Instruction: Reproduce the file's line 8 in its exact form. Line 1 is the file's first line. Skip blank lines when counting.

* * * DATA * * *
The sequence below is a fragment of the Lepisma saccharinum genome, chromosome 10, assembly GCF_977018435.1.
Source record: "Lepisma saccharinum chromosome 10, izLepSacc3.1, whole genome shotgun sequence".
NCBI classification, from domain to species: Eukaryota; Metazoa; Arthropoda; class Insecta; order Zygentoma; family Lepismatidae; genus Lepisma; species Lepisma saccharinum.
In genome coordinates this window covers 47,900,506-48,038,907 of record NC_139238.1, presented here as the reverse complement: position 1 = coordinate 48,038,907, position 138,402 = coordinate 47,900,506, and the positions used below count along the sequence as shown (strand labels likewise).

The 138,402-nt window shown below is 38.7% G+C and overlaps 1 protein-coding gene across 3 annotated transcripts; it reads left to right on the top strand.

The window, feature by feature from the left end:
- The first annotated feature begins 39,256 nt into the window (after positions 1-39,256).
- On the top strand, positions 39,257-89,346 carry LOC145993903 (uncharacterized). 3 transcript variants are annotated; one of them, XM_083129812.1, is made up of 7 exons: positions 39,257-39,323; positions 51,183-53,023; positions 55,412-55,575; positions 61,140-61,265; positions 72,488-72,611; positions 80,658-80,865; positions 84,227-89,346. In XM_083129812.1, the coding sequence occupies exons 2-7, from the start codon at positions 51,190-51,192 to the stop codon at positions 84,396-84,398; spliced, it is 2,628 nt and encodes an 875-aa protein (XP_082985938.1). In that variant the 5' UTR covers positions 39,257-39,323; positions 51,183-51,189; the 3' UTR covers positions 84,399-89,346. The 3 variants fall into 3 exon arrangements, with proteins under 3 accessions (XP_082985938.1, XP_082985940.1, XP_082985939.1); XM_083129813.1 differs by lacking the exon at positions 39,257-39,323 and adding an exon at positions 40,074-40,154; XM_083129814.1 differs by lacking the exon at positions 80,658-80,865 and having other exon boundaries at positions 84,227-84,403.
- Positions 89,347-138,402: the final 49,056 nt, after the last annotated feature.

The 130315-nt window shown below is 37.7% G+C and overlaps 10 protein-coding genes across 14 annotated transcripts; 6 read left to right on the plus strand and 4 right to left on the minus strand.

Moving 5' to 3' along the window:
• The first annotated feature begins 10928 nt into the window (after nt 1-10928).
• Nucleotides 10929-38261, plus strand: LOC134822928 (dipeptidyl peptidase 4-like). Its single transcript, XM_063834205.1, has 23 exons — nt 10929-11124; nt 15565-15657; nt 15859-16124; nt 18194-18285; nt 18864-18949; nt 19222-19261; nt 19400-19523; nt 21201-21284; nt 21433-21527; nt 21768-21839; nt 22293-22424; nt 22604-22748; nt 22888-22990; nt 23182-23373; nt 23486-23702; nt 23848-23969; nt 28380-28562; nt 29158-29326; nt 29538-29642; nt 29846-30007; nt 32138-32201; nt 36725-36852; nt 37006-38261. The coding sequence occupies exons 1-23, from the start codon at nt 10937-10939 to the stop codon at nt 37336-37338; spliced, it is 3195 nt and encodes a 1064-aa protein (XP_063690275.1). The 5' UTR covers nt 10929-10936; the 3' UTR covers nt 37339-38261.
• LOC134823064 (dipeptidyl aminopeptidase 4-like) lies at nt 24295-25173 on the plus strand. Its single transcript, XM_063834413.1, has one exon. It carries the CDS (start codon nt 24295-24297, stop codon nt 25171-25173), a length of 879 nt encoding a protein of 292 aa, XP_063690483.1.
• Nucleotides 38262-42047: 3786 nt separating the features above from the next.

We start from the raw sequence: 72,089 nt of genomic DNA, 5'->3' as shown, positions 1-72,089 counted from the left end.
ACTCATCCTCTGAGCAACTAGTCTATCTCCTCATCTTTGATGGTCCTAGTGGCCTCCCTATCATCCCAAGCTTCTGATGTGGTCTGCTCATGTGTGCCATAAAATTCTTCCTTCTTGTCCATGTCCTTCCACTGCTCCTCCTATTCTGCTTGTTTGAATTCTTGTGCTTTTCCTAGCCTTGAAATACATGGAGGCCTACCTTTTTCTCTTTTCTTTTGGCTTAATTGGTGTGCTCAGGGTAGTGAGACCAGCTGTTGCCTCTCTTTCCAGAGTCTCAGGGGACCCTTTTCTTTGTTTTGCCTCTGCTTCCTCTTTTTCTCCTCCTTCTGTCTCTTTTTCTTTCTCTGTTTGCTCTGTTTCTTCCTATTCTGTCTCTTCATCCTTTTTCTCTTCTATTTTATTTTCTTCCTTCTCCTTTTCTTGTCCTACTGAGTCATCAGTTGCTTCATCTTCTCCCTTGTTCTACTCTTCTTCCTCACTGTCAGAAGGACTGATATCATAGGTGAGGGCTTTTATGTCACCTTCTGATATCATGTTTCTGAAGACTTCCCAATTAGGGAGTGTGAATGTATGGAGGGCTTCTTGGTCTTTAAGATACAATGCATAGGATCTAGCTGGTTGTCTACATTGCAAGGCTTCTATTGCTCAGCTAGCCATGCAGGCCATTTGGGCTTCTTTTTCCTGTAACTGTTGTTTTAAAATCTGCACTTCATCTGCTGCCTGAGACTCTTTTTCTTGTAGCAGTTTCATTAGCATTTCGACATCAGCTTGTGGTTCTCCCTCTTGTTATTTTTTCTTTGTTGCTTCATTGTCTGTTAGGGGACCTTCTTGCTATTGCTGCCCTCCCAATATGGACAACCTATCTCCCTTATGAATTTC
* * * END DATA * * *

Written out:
- On the top strand, positions 39,257-89,346 carry LOC145993903 (uncharacterized). 3 transcript variants are annotated; one of them, XM_083129812.1, is made up of 7 exons: positions 39,257-39,323; positions 51,183-53,023; positions 55,412-55,575; positions 61,140-61,265; positions 72,488-72,611; positions 80,658-80,865; positions 84,227-89,346. In XM_083129812.1, the coding sequence occupies exons 2-7, from the start codon at positions 51,190-51,192 to the stop codon at positions 84,396-84,398; spliced, it is 2,628 nt and encodes an 875-aa protein (XP_082985938.1). In that variant the 5' UTR covers positions 39,257-39,323; positions 51,183-51,189; the 3' UTR covers positions 84,399-89,346. The 3 variants fall into 3 exon arrangements, with proteins under 3 accessions (XP_082985938.1, XP_082985940.1, XP_082985939.1); XM_083129813.1 differs by lacking the exon at positions 39,257-39,323 and adding an exon at positions 40,074-40,154; XM_083129814.1 differs by lacking the exon at positions 80,658-80,865 and having other exon boundaries at positions 84,227-84,403.